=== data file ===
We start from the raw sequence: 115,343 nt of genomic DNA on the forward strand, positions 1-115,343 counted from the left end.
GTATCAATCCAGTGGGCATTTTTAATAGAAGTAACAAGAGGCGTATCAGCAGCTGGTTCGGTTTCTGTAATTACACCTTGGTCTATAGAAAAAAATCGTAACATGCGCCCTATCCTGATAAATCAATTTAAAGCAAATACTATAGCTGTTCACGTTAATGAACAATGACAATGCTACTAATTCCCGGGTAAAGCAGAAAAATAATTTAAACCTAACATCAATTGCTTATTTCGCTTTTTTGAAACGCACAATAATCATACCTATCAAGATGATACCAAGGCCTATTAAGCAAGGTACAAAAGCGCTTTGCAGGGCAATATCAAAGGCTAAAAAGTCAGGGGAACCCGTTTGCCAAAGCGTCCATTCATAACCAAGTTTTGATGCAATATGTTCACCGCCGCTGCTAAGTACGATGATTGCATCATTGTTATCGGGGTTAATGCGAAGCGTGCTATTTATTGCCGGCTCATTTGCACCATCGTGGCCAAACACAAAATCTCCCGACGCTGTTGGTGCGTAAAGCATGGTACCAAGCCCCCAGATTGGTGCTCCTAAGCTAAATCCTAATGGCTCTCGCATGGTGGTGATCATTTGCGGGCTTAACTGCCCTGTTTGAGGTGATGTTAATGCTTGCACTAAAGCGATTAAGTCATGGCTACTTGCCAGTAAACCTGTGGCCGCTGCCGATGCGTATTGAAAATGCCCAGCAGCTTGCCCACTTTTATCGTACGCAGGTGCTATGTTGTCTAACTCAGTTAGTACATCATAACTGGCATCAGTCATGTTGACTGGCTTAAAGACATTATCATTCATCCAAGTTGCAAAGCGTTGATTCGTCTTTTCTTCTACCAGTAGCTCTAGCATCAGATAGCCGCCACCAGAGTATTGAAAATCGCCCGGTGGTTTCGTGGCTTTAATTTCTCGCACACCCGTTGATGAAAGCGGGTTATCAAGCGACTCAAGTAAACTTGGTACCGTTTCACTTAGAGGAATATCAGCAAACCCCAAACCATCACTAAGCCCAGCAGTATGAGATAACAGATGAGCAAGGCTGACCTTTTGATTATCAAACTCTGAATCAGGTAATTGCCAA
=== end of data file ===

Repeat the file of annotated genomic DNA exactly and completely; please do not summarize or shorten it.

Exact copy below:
We start from the raw sequence: 115,343 nt of genomic DNA on the forward strand, positions 1-115,343 counted from the left end.
GTATCAATCCAGTGGGCATTTTTAATAGAAGTAACAAGAGGCGTATCAGCAGCTGGTTCGGTTTCTGTAATTACACCTTGGTCTATAGAAAAAAATCGTAACATGCGCCCTATCCTGATAAATCAATTTAAAGCAAATACTATAGCTGTTCACGTTAATGAACAATGACAATGCTACTAATTCCCGGGTAAAGCAGAAAAATAATTTAAACCTAACATCAATTGCTTATTTCGCTTTTTTGAAACGCACAATAATCATACCTATCAAGATGATACCAAGGCCTATTAAGCAAGGTACAAAAGCGCTTTGCAGGGCAATATCAAAGGCTAAAAAGTCAGGGGAACCCGTTTGCCAAAGCGTCCATTCATAACCAAGTTTTGATGCAATATGTTCACCGCCGCTGCTAAGTACGATGATTGCATCATTGTTATCGGGGTTAATGCGAAGCGTGCTATTTATTGCCGGCTCATTTGCACCATCGTGGCCAAACACAAAATCTCCCGACGCTGTTGGTGCGTAAAGCATGGTACCAAGCCCCCAGATTGGTGCTCCTAAGCTAAATCCTAATGGCTCTCGCATGGTGGTGATCATTTGCGGGCTTAACTGCCCTGTTTGAGGTGATGTTAATGCTTGCACTAAAGCGATTAAGTCATGGCTACTTGCCAGTAAACCTGTGGCCGCTGCCGATGCGTATTGAAAATGCCCAGCAGCTTGCCCACTTTTATCGTACGCAGGTGCTATGTTGTCTAACTCAGTTAGTACATCATAACTGGCATCAGTCATGTTGACTGGCTTAAAGACATTATCATTCATCCAAGTTGCAAAGCGTTGATTCGTCTTTTCTTCTACCAGTAGCTCTAGCATCAGATAGCCGCCACCAGAGTATTGAAAATCGCCCGGTGGTTTCGTGGCTTTAATTTCTCGCACACCCGTTGATGAAAGCGGGTTATCAAGCGACTCAAGTAAACTTGGTACCGTTTCACTTAGAGGAATATCAGCAAACCCCAAACCATCACTAAGCCCAGCAGTATGAGATAACAGATGAGCAAGGCTGACCTTTTGATTATCAAACTCTGAATCAGGTAATTGCCAA